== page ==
A call to augment our efforts in communication can’t be denied. Engaging as our internal product feedback channel might be, we also acknowledge that we haven’t roped everyone into it. The key lies in promoting our dashboards and making them more accessible, so that the wealth of insights within can benefit a wider audience. Moreover, a system to ensure that the highlights from our weekly report digests reach the teams who can act upon them directly, is in the works.

In terms of opportunities, our sights are set on pouring more data into our ML model pipeline. We strongly believe there is power in volume. By automating more, we can efficiently review additional feedback and take action instead of being bogged down by manual tasks. One promising proposal is to bring back the in-app feedback form. While another involves widening our range to cover feedback from other platforms like SNS. Indeed, our current model may need some fine-tuning for these new data sources, but the potential wealth of unique insights is an exciting prospect.

Finally, an alliance with the Customer Support (CS) team feels like a natural progression. CS creates investigations for repeated inquiries about the application behavior, and we do something quite similar for repeated user reviews of our app. We believe a collaboration may pave the way for a unified process or cross-utility of our data sets to boost the quality of the solutions we’re able to offer.


In summary, this journey of continuously refining our approach to harnessing user feedback stands as a testament to our unwavering commitment to quality at Mercari. The narrative underscores the profound impact of collaboration between different teams within the company, as well as the potential for continuous improvement in our delivery process.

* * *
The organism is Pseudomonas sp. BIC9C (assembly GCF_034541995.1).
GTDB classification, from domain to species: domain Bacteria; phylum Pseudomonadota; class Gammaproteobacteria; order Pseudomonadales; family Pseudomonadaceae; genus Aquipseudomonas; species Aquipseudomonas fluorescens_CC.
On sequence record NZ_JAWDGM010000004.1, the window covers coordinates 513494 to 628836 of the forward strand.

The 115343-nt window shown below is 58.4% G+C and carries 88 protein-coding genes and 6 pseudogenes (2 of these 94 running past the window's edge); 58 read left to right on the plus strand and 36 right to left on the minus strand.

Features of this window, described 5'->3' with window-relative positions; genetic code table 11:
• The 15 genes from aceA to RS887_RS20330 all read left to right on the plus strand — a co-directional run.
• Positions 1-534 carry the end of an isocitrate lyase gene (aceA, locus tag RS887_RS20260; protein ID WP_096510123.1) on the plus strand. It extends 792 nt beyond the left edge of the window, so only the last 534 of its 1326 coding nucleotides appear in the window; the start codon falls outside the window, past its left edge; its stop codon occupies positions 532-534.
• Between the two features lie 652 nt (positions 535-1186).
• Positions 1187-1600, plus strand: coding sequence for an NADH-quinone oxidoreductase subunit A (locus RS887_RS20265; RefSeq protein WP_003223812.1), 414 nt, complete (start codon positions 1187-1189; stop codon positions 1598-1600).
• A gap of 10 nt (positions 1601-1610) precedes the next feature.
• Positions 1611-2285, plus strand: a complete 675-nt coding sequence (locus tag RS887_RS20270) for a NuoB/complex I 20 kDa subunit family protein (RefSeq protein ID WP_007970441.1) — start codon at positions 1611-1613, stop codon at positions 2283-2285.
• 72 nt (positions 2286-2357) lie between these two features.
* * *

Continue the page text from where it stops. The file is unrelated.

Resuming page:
From the initial struggle with overwhelming feedback, the manual categorization of data, to the development of an automated system through our Hack Fest project, we’ve come a long way in understanding and integrating user feedback. The creation of an interactive dashboard has positively revolutionized our weekly feedback reports, enabling the different teams to efficiently use and discern data. Furthermore, the role the VoC and QA teams played in refining our use of data underscores the richness of diverse collaborations within Mercari.

However, we recognize that our journey is far from over. There remain opportunities for more efficient communication, further data integration, and exploration of fruitful alliances with more teams within the company. As we continue evolving and embracing these opportunities, our aim remains clear: to deliver ever-greater value to the users of our application.

By sharing our unique experiences, we hope to spark dialogue and collaboration beyond Mercari’s walls. The strength of user feedback should never be underestimated. When harnessed effectively, it has the power to transform services, enhance user experience, and prompt targeted enhancements that truly resonate with user needs. As such, it is an invaluable resource in our mission to "circulate all forms of value to unleash the potential in all people”.